An Ecosystem Mapping and Modeling Unit Approach for Snow Scaling
Eve Gasarch1* (firstname.lastname@example.org), Emma Lathrop1, Lauren Thomas1, Claire Bachand1, Shannon Dillard1, Katrina E. Bennett1, Colleen Iversen2
1Earth and Environmental Sciences Division, Los Alamos National Laboratory, Los Alamos, NM; 2Oak Ridge National Laboratory, Oak Ridge, TN
Scaling is a ubiquitous challenge in Earth system models (ESMs). Clustering methods applied in permafrost studies are applied here as a tool to upscale snow characteristics from watershed (~km scale) to regional scales (~10s of kms), in a construct the research team is referring to as ecosystem mapping and modeling units (EMMUs). The resulting products can be used to evaluate coarse-scale ESM results, and to improve the ESM to reflect subgrid cell variability in snow characteristics.
In this work, researchers focus on two basins on the Seward Peninsula in Alaska, drawing on a combination of field-based and remotely sensed observations collected over winter and spring in 2021 and 2022. Estimates of snow cover and duration as well as snow insulation are derived for approximately 275 points across the basins using measurements obtained from iButton temperature sensors placed at ground surface as well as air temperatures collected at meteorological stations at each basin. Peak snow depth within the basins was measured manually at approximately 7000 points in late March 2022.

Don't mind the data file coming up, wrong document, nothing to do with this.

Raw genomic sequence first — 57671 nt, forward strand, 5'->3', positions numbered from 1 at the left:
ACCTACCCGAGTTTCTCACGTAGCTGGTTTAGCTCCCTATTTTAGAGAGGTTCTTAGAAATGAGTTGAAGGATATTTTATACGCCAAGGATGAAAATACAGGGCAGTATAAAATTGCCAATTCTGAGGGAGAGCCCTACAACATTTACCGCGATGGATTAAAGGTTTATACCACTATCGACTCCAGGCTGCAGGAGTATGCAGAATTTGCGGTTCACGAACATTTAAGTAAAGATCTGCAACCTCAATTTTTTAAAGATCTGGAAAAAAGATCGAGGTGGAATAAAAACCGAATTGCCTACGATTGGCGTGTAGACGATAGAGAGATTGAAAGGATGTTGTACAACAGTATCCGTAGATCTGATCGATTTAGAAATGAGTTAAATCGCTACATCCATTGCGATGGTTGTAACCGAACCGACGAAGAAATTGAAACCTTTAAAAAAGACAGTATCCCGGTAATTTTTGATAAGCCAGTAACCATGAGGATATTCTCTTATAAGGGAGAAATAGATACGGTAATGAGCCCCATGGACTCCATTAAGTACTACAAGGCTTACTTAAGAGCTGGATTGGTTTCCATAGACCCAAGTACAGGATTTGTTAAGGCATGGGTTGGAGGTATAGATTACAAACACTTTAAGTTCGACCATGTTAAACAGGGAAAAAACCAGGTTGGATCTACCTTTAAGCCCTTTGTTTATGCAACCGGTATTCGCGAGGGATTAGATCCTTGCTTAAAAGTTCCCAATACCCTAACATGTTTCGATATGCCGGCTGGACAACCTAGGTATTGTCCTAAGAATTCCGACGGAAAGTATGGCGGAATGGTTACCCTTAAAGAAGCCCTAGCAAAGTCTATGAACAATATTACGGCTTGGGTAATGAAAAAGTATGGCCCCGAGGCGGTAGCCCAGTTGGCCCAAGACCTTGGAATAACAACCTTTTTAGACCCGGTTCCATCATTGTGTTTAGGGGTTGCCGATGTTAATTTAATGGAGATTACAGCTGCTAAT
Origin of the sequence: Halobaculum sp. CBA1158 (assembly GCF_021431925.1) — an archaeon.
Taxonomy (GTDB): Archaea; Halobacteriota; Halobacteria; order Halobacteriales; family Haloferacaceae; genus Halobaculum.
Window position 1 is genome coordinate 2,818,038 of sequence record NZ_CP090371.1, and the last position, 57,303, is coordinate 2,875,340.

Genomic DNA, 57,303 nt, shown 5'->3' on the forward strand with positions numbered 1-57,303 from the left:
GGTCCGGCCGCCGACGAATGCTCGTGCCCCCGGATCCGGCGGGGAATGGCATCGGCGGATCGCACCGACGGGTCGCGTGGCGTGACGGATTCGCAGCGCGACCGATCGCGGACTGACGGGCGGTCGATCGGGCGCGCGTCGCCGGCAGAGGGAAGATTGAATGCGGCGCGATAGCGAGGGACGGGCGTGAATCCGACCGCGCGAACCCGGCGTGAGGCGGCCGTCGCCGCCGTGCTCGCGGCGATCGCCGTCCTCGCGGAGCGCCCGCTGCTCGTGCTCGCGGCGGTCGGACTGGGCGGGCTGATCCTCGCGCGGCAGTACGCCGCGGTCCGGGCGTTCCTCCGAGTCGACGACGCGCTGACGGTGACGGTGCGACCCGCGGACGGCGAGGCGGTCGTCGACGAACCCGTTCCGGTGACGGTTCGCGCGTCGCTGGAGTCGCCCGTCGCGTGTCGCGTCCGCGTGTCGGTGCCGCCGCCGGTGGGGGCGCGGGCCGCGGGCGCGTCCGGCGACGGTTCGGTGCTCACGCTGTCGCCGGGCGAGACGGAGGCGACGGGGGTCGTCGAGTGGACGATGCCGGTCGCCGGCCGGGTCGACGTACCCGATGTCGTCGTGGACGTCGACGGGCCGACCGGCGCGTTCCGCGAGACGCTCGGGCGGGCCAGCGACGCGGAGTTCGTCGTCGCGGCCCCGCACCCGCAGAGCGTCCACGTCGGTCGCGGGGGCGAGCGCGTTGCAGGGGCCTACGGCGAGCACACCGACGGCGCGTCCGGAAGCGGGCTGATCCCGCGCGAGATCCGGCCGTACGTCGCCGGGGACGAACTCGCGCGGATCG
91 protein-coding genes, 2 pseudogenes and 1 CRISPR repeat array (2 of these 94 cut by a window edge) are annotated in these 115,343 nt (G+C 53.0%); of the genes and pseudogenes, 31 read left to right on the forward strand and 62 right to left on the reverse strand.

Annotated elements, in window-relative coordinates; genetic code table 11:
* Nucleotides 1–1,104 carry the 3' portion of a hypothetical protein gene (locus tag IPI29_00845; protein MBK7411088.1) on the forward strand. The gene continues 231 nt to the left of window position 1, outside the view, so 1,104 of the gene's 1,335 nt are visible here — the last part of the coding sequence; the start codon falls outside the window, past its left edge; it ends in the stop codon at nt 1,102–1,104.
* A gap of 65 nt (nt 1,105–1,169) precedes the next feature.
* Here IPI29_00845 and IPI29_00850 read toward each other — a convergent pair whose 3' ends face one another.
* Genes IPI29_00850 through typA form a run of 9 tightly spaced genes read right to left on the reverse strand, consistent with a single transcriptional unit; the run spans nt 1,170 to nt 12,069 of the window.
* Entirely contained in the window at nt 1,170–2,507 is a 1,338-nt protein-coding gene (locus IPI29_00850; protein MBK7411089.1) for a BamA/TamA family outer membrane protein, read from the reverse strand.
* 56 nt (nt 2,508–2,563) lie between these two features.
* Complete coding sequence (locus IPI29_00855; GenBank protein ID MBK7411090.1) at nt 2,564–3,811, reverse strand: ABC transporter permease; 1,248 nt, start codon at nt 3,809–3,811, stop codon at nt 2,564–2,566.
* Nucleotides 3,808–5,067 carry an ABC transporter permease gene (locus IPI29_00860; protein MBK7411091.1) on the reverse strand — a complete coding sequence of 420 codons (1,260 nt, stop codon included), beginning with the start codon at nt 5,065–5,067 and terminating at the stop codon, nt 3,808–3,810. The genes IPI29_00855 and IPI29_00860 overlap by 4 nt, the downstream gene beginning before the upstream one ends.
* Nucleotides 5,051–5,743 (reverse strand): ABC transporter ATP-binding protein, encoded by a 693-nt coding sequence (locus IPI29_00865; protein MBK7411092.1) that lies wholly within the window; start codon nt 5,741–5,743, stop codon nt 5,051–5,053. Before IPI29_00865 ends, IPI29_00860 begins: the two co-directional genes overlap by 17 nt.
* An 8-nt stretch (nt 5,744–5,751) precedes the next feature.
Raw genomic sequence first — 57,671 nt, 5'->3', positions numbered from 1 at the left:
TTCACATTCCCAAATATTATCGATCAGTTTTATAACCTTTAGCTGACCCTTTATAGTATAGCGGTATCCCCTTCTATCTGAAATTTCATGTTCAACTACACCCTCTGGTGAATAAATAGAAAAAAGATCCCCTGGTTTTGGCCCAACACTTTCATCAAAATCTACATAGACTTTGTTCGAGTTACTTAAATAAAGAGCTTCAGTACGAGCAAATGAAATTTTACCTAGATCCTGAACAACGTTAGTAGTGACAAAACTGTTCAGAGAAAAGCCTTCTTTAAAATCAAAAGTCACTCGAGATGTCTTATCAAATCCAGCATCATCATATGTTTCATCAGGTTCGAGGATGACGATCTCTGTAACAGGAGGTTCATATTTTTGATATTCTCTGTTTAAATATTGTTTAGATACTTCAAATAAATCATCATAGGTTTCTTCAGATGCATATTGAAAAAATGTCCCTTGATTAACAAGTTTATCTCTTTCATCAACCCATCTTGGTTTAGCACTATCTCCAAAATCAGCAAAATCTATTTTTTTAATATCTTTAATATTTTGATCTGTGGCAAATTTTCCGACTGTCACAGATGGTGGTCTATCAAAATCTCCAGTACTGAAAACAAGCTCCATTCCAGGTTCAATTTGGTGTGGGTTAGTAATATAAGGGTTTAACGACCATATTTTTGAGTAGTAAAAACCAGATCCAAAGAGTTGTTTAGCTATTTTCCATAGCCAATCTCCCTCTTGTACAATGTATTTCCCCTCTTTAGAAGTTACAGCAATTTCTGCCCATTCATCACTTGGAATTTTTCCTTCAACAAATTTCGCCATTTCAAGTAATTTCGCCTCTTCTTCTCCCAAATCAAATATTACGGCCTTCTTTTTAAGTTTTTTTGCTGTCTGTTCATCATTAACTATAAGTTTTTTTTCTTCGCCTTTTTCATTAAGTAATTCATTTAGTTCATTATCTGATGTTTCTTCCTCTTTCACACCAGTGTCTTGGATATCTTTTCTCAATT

EMMUs are derived using a k-prototype clustering method, selected for its ability to handle mixed data types. Features included in the EMMU construct are derived from Light Detection and Ranging (LiDAR) data collected in summer 2022, satellite imagery, and from vegetation maps developed for the area. Several cluster variations were developed using different selections of input features and evaluated for their relationship to snow characteristics. Features considered include topographic characteristics of slope, elevation, aspect, and curvature; as well as vegetative characteristics of height and density, shrub presence or absence, and plant community type.
While traditionally ecosystem types focus on plant communities, the research team’s initial results indicate a clustering approach that includes additional features is a stronger predictor of snow characteristics than vegetation type alone. Additionally, the predictive capabilities of EMMUs regarding snow characteristics (e.g., depth, duration, insulation) are compared with those of a machine learning (random forest) model.
Leveraging the relationship between EMMUs and snow characteristics may represent a simpler alternative to more computationally intensive methods of scaling snow from watershed-to-regional scales and potentially assist with informing ELM subgrid variability.